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timbo_heff

Member Since 24 Apr 2012
Offline Last Active Aug 29 2014 02:27 PM
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Posts I've Made

In Topic: Massive Crack In Single Firing

29 August 2014 - 12:05 PM

You are firing to 2450 ??

With a 3 hour hold??

 

That's probably cone 14 or 15 !

 

Not that that would be the cause of your dunting but probably not a good idea


In Topic: Free Glaze

26 August 2014 - 02:29 PM

The new Amaco Celadons for c6 are cool too:

They are blendable and have a clear and dark to add to modify the opacity for tons of different looks.


In Topic: Cone 6 Body Or Cone 6-10 Body: Much Difference?

12 August 2014 - 02:24 PM

I was surprised to see how quickly the mor drops off!

It really is a quite a narrow range where it's water tight AND strong


In Topic: Cone 6 Body Or Cone 6-10 Body: Much Difference?

11 August 2014 - 12:02 PM

 

How does one tell if its cone 6 is under fired , or cone 13 is over fired ?

 

Plot the Apparent Porosity curve and look for the minimum.  It'll be a U shaped curve.  That is the cone that the body is "mature at" and should be the firing cone.  The flatter the bottom of the curve, the more "forgiving" the body will be to firing variations within the kiln as well as for general under or over firing.

 

You also then align this information with a MOR test curve for strength.  You are trying to get the minimum porosity and the maximum MOR to basically overlap on the same cone. 

 

3 percent porosity is a LOT.  Asking for issues in functional tablewares, in work destined for outdoor installations, or things like pool tile, and sinks and such.  Shoot for something below 1%.  The closer to 0 the better in general.  0.5% is a nice optimal target..........hard to hit without dropping the MOR.

 

best,

 

....................john  

 

 

 

How does one tell if its cone 6 is under fired , or cone 13 is over fired ?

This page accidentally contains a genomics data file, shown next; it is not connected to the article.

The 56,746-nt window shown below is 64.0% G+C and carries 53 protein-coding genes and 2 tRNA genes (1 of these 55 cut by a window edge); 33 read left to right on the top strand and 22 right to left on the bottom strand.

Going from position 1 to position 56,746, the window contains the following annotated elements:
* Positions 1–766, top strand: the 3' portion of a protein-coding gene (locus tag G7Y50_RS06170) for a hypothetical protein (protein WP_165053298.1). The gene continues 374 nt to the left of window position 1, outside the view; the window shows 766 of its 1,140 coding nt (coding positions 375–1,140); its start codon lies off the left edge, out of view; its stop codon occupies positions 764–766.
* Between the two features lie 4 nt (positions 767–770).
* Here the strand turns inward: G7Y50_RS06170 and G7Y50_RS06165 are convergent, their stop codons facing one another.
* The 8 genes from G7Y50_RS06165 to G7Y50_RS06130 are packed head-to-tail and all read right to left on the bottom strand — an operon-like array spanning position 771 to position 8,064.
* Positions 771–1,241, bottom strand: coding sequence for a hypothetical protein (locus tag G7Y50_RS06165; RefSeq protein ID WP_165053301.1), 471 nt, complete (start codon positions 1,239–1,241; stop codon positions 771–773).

Plot the Apparent Porosity curve and look for the minimum.  It'll be a U shaped curve.  That is the cone that the body is "mature at" and should be the firing cone.  The flatter the bottom of the curve, the more "forgiving" the body will be to firing variations within the kiln as well as for general under or over firing.

 

You also then align this information with a MOR test curve for strength.  You are trying to get the minimum porosity and the maximum MOR to basically overlap on the same cone. 

 

3 percent porosity is a LOT.  Asking for issues in functional tablewares, in work destined for outdoor installations, or things like pool tile, and sinks and such.  Shoot for something below 1%.  The closer to 0 the better in general.  0.5% is a nice optimal target..........hard to hit without dropping the MOR.

 

best,

 

....................john  

 

Here Big Lou:

This graph shows how little range is where it is vitreous but still at max strength : and this is from a clay that is touted as having a much better range than most commercial clays:

(Matt and Dave clay: out of business though)

matt dave SCIENCE 25

 

 

 


In Topic: Reduction Kiln- Too Early?

11 August 2014 - 11:42 AM

IF it's 300 bucks for more than 300 bricks it's prob worthwhile:

... not even thinking for a gas kiln but to save the bricks for when you are ready to build your wood kiln!

 

Building even a small anagama takes a heck of a lot of of hard and soft bricks that are  roughly $3 each: so a chance to buy any bricks (presuming they are not already totally spalled or odd sized) for anything less than $1 each may be a worthwhile investment in your future !